Professional Development-to-Go

Explore options for meeting the Head Start professional development requirements of 15 clock hours per year. Many of the provided resources can create positive and lasting impacts on job performance.

Individual Career Development

Focus on your own career development. Identify your vision, goals, motivation, and approaches to learning. Consider the possibility of an overall career path as opposed to focusing only on the current job.

Early Educator Central

Explore the Early Educator Central website. Find resources that support infant-toddler educators as they work along their career pathway. Browse materials for administrators, trainers and coaches, and professional development system leaders.

Focusing on Success

A successful life is built layer by layer with a combination of vision, perseverance and hard work.  Parents and staff will learn from these true life stories about the challenges, dreams, and successes of three Head Start parents.

EarlyEdU Alliance Higher Education Learning Modules

These learning modules are highlights of higher education courses from the EarlyEdU Alliance. These learning modules go a bit deeper since they combine theory and the latest early childhood education research with students’ field-based learning.

Professional Development Resources from Other Organizations

It takes a village to raise a child. Likewise, it takes the collective efforts of many to develop resources and support those who teach and advocate for children. Below are links to federal offices, national organizations, and research institutions where you will find more resources regarding professional development.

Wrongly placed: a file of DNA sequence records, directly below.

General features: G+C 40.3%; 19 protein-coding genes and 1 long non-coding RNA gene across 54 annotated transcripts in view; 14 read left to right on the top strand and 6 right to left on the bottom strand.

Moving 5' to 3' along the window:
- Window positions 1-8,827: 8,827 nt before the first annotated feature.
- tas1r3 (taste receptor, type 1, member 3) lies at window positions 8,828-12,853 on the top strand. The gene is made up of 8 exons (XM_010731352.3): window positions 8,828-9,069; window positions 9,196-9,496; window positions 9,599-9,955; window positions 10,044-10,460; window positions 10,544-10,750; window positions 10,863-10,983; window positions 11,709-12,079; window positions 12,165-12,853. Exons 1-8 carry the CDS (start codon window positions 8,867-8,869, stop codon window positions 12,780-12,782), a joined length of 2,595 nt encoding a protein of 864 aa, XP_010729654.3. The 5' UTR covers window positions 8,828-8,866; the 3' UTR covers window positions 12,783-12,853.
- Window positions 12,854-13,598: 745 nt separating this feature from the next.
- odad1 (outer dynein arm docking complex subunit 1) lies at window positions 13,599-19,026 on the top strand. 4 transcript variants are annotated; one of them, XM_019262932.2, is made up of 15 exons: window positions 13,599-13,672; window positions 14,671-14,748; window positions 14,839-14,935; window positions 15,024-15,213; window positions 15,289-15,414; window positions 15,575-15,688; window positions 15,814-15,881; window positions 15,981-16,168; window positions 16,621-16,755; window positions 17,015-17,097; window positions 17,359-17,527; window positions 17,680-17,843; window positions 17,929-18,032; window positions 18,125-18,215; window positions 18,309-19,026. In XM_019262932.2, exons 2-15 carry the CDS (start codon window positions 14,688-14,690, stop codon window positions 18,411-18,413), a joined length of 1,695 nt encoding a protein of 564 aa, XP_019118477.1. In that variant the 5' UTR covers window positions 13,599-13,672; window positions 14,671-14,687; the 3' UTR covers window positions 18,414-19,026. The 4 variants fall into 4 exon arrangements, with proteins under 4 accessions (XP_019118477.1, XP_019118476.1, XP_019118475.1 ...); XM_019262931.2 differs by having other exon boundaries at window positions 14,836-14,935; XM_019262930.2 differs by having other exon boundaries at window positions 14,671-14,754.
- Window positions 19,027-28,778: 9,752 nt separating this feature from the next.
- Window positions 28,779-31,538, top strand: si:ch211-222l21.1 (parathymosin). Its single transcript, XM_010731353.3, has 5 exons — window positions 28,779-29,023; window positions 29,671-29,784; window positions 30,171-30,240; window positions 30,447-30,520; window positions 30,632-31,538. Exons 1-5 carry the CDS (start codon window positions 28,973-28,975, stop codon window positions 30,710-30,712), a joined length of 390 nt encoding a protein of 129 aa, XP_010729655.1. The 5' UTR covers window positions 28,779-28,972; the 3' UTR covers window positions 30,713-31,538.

Healthy Habits for Happy Smiles

This series of handouts for pregnant women and parents of infants and young children provides simple tips on oral health issues.

A Healthy Mouth for Your Baby

This booklet identifies five steps to protect a young child’s teeth. Parents and child-care providers may use this resource to gain basic information on child dental care. The strategies for protecting a baby’s teeth include preventing bottle tooth decay and taking a child to the dentist.

Immunization Documentation

Programs should require that all parents/guardians of enrolled children provide written documentation of receipt of immunizations appropriate for each child's age. Infants, children, and adolescents should be immunized as specified in the “Recommended Immunization Schedules for Persons Aged 0 Through 18 Years,” developed by the Advisory Committee on Immunization Practices of the CDC, the American Academy of Pediatrics, and the American Academy of Family Physicians. Children whose immunizations are not up-to-date or have not been administered according to the recommended schedule should receive the required immunizations, unless contraindicated or for legal exemptions.